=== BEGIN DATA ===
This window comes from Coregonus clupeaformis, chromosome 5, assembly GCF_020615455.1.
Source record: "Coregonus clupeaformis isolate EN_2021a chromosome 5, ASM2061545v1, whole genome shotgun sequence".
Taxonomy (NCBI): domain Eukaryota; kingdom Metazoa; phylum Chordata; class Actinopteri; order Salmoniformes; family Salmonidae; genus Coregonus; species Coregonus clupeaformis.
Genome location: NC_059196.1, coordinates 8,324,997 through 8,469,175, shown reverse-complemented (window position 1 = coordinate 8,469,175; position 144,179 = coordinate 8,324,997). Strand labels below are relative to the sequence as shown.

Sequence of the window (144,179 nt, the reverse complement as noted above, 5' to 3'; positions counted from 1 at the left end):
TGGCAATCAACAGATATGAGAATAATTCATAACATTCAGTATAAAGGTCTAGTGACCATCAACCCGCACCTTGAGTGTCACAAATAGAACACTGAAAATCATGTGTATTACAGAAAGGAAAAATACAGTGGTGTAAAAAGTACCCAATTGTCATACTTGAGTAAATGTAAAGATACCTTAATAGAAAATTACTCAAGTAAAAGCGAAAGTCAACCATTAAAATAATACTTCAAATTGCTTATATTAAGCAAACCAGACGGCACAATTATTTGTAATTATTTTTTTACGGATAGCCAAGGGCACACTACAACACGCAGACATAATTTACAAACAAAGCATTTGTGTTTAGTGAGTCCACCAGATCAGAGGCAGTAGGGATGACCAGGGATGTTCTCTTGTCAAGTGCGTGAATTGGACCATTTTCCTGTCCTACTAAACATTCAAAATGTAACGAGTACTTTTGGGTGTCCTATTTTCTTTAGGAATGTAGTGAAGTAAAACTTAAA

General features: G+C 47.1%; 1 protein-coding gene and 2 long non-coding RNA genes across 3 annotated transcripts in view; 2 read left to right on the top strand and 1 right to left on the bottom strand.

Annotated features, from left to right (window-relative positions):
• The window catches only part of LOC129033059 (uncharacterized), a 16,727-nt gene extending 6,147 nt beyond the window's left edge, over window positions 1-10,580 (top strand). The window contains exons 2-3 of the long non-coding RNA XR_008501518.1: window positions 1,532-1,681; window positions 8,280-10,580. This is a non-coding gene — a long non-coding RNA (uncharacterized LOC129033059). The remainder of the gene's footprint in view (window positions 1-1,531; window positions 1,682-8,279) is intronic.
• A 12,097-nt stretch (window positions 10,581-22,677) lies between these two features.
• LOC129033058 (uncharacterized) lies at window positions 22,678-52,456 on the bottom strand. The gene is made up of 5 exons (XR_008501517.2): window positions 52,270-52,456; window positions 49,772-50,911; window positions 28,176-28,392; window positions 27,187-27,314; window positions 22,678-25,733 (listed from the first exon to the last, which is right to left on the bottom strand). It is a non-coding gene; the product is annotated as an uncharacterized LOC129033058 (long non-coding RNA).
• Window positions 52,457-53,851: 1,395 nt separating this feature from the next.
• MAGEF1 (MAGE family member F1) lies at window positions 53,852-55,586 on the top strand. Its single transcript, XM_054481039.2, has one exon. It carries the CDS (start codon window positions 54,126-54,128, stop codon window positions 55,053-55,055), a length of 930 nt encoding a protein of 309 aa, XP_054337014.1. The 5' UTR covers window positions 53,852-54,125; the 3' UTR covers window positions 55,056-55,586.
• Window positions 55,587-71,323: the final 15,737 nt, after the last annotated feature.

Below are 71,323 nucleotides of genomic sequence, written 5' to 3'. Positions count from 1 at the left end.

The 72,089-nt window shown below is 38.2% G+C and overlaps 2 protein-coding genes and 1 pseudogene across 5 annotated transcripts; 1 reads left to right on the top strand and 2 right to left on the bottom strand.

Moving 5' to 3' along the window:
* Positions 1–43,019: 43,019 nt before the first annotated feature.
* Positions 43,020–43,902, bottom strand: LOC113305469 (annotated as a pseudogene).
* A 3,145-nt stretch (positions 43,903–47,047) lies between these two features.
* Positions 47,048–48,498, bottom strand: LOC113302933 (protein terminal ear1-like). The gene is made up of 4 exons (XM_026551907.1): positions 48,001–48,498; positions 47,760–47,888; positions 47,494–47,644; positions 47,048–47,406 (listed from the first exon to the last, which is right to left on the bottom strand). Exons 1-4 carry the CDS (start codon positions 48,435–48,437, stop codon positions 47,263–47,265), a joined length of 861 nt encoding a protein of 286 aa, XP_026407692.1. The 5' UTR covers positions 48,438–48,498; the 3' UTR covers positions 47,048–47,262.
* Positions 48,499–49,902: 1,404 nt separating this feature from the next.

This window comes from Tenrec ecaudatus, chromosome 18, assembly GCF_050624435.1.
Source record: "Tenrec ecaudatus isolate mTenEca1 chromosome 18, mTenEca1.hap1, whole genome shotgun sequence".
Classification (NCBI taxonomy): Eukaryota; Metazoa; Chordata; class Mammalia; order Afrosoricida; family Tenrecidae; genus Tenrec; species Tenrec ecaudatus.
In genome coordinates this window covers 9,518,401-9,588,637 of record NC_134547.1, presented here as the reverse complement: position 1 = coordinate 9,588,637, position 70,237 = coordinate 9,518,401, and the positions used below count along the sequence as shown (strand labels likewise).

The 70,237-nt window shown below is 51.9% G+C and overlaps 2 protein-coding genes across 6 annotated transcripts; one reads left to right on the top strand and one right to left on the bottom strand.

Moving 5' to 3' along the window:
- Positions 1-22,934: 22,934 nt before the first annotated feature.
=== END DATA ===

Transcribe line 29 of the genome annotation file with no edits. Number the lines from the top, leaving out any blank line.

- Positions 1-22,934: 22,934 nt before the first annotated feature.